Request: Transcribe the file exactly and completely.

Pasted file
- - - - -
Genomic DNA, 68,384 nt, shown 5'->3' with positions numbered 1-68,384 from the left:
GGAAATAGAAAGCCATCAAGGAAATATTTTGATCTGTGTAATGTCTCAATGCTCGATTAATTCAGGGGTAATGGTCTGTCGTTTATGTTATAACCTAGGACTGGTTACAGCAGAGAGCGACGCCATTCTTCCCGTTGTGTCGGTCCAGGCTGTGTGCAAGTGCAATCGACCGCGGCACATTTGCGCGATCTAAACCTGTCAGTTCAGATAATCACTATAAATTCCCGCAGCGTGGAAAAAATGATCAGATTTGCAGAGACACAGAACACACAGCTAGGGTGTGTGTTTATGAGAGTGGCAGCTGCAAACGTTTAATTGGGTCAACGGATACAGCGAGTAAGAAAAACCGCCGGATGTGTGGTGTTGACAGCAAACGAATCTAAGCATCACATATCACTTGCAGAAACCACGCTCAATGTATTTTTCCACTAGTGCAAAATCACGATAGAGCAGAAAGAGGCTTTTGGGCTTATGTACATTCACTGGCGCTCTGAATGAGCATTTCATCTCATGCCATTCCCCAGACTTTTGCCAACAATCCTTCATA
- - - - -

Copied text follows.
Genomic DNA, 68,384 nt, shown 5'->3' with positions numbered 1-68,384 from the left:
GGAAATAGAAAGCCATCAAGGAAATATTTTGATCTGTGTAATGTCTCAATGCTCGATTAATTCAGGGGTAATGGTCTGTCGTTTATGTTATAACCTAGGACTGGTTACAGCAGAGAGCGACGCCATTCTTCCCGTTGTGTCGGTCCAGGCTGTGTGCAAGTGCAATCGACCGCGGCACATTTGCGCGATCTAAACCTGTCAGTTCAGATAATCACTATAAATTCCCGCAGCGTGGAAAAAATGATCAGATTTGCAGAGACACAGAACACACAGCTAGGGTGTGTGTTTATGAGAGTGGCAGCTGCAAACGTTTAATTGGGTCAACGGATACAGCGAGTAAGAAAAACCGCCGGATGTGTGGTGTTGACAGCAAACGAATCTAAGCATCACATATCACTTGCAGAAACCACGCTCAATGTATTTTTCCACTAGTGCAAAATCACGATAGAGCAGAAAGAGGCTTTTGGGCTTATGTACATTCACTGGCGCTCTGAATGAGCATTTCATCTCATGCCATTCCCCAGACTTTTGCCAACAATCCTTCATA